People are always shocked when I tell them that I eat at least five meals a day – and I don’t mean breakfast, lunch and dinner with a few bites of fruit in between. I'm talking about five or six well-balanced meals spread throughout the day. Here’s an example of my eating schedule:

- 7:30 Scrambled eggs with spinach and wholegrain toast
- 10:30-12:00
Training
- 13:00
Tofu with brown rice and roasted vegetables
- 14:00-15:00
Gym
- 15:30
Carrots and bell peppers with hummus, plus protein shake
- 18:30
Lentil curry
- 21:30
Natural yogurt with raspberries

If I don’t have training, I eat an additional meal around 10:00. As you can see, the size of my meals varies. For example, I eat much more after a tough training session than before I go to bed, but I still wouldn’t call any of them a snack, which in my experience consists of one ingredient and is typically served in a bowl (chips, popcorn, grapes, etc).

You’re probably thinking that I eat so much and so often because I’m an elite athlete, but this eating pattern started way before I became a professional football player. In elementary school we had a mid-morning break, giving us time to eat and run around, and I always ate a meal right when I came home, around 15:00.

Food
Penalty Pedigree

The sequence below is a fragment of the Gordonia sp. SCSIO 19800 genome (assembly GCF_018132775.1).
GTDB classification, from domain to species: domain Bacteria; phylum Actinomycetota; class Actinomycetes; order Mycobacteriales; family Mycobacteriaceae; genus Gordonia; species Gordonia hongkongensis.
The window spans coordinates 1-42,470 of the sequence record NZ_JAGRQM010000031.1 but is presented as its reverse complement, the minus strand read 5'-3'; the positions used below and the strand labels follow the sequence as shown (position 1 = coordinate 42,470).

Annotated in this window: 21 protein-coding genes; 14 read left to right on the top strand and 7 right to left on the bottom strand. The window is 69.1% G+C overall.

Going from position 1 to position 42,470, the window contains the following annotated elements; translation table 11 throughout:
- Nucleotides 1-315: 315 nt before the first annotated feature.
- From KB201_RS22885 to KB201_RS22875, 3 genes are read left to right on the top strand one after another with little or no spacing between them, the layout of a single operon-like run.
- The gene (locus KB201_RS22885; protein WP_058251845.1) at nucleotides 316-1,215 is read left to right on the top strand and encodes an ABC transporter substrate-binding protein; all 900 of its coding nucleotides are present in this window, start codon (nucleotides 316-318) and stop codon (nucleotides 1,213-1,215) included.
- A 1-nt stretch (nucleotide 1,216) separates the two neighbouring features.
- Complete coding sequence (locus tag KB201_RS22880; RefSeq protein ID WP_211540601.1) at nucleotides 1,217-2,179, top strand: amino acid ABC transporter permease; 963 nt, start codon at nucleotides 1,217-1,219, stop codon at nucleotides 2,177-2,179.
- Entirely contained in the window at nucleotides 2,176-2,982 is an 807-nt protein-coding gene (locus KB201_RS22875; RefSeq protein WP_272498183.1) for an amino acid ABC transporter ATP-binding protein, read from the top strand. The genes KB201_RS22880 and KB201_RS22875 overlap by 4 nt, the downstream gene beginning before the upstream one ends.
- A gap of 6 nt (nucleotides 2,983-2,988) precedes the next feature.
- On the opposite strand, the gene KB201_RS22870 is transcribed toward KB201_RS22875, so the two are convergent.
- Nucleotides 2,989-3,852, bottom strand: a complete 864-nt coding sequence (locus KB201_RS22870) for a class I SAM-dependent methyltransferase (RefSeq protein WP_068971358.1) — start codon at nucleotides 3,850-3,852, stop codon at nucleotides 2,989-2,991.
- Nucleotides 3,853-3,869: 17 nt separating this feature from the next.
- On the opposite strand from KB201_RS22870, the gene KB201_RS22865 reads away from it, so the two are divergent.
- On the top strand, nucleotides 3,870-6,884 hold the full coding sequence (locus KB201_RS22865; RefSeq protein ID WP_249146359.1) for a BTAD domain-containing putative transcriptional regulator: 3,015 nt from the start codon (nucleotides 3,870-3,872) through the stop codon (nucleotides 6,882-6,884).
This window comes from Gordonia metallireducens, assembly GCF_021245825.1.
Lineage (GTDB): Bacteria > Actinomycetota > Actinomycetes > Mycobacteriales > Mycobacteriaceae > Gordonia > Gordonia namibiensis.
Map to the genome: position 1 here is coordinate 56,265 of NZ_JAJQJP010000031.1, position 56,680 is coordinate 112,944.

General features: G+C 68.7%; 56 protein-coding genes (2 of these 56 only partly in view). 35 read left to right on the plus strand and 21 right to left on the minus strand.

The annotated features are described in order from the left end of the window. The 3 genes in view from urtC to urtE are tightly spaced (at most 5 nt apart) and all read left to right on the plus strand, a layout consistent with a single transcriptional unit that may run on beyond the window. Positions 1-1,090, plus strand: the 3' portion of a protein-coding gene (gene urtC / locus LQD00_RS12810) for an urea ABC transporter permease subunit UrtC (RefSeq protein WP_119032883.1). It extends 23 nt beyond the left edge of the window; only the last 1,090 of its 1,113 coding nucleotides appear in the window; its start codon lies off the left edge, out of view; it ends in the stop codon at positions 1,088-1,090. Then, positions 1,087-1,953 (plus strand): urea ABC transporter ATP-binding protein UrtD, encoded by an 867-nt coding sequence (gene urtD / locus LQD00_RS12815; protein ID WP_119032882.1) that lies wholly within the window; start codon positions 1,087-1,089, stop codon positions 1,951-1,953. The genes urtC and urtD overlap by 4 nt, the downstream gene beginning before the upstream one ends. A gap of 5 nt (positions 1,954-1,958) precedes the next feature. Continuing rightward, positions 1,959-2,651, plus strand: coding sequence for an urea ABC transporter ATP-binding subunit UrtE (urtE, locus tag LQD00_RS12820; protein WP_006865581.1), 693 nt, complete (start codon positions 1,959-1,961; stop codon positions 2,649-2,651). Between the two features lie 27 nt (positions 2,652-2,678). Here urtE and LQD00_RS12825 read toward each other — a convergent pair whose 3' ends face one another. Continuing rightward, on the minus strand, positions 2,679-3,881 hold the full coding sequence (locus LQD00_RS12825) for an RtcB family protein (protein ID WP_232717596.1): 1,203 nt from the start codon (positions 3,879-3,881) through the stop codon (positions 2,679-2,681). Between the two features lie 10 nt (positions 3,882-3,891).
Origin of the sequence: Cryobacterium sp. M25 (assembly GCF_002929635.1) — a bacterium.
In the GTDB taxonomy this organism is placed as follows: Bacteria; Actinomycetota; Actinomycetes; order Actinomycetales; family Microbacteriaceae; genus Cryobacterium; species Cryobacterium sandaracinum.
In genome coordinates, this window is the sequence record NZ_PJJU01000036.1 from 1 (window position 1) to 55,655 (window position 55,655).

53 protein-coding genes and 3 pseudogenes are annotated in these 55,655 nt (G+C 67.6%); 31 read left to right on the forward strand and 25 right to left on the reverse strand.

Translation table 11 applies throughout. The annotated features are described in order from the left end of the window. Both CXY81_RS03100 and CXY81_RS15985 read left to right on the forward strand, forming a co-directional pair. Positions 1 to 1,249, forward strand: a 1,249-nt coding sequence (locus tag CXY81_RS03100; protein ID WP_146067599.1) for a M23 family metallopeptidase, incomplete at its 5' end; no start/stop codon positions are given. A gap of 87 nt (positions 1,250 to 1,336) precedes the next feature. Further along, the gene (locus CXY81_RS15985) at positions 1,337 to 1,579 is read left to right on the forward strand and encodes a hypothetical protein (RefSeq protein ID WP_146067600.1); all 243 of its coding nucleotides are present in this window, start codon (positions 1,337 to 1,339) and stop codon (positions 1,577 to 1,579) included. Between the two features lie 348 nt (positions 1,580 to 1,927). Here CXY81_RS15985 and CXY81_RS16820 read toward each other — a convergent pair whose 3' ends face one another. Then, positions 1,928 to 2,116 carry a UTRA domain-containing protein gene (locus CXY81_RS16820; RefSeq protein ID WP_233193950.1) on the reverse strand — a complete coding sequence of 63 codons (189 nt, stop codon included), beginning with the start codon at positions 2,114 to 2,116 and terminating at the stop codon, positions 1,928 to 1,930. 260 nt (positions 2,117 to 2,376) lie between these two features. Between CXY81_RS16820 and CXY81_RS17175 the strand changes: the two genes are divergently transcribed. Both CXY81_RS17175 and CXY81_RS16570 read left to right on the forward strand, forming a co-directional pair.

Etiam erat velit scelerisque in dictum non. Dictum non consectetur a erat nam at. Scelerisque felis imperdiet proin fermentum leo. Nibh tortor id aliquet lectus proin nibh nisl. Nulla at volutpat diam ut venenatis. At urna condimentum mattis pellentesque id nibh tortor id aliquet. Leo a diam sollicitudin tempor id eu nisl nunc mi. Dui vivamus arcu felis bibendum ut. Pharetra convallis posuere morbi leo urna molestie. Adipiscing at in tellus integer feugiat scelerisque. In arcu cursus euismod quis. Dictum non consectetur a erat nam at lectus urna duis. Facilisi nullam vehicula ipsum a arcu cursus. At tempor commodo ullamcorper a lacus vestibulum sed arcu non. Ipsum dolor sit amet consectetur adipiscing elit pellentesque habitant. Vitae sapien pellentesque habitant morbi tristique senectus. Eget nullam non nisi est sit amet facilisis. Ipsum consequat nisl vel pretium lectus quam. Elit sed vulputate mi sit amet mauris commodo quis. Pretium fusce id velit ut tortor pretium viverra suspendisse potenti.